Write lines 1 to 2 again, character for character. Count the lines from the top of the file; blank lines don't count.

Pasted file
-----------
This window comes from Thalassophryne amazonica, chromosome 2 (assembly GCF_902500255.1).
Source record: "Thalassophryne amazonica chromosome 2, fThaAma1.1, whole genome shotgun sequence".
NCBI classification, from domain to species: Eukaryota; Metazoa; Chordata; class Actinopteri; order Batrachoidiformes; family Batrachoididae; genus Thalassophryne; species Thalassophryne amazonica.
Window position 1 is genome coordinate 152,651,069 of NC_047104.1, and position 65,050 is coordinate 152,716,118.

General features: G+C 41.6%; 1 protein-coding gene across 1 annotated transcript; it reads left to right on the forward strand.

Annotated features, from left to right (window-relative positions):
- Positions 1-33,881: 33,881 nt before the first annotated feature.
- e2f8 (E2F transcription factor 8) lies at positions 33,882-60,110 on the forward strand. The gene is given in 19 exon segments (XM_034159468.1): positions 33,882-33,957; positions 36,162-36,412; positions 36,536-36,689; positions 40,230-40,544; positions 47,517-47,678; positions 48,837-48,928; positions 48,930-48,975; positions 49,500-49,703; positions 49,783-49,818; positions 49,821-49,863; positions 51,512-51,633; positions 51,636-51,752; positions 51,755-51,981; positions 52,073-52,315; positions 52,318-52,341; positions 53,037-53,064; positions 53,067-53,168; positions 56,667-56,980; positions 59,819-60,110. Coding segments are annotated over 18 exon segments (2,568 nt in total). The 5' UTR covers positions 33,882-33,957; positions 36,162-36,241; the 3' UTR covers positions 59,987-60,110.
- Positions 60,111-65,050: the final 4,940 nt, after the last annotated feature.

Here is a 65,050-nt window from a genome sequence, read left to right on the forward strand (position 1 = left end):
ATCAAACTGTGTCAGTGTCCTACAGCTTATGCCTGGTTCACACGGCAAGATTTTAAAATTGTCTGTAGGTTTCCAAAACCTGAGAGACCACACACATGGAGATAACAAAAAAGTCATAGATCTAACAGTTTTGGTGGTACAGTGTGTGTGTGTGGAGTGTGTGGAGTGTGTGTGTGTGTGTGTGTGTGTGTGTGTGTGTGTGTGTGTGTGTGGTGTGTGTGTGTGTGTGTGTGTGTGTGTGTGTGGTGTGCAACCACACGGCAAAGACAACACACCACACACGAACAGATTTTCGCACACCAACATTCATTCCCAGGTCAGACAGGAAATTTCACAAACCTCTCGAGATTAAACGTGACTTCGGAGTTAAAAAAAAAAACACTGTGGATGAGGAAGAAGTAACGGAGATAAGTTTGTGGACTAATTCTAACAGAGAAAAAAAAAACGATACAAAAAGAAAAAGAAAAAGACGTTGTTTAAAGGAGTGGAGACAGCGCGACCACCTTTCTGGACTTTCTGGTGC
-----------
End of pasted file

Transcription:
This window comes from Thalassophryne amazonica, chromosome 2 (assembly GCF_902500255.1).
Source record: "Thalassophryne amazonica chromosome 2, fThaAma1.1, whole genome shotgun sequence".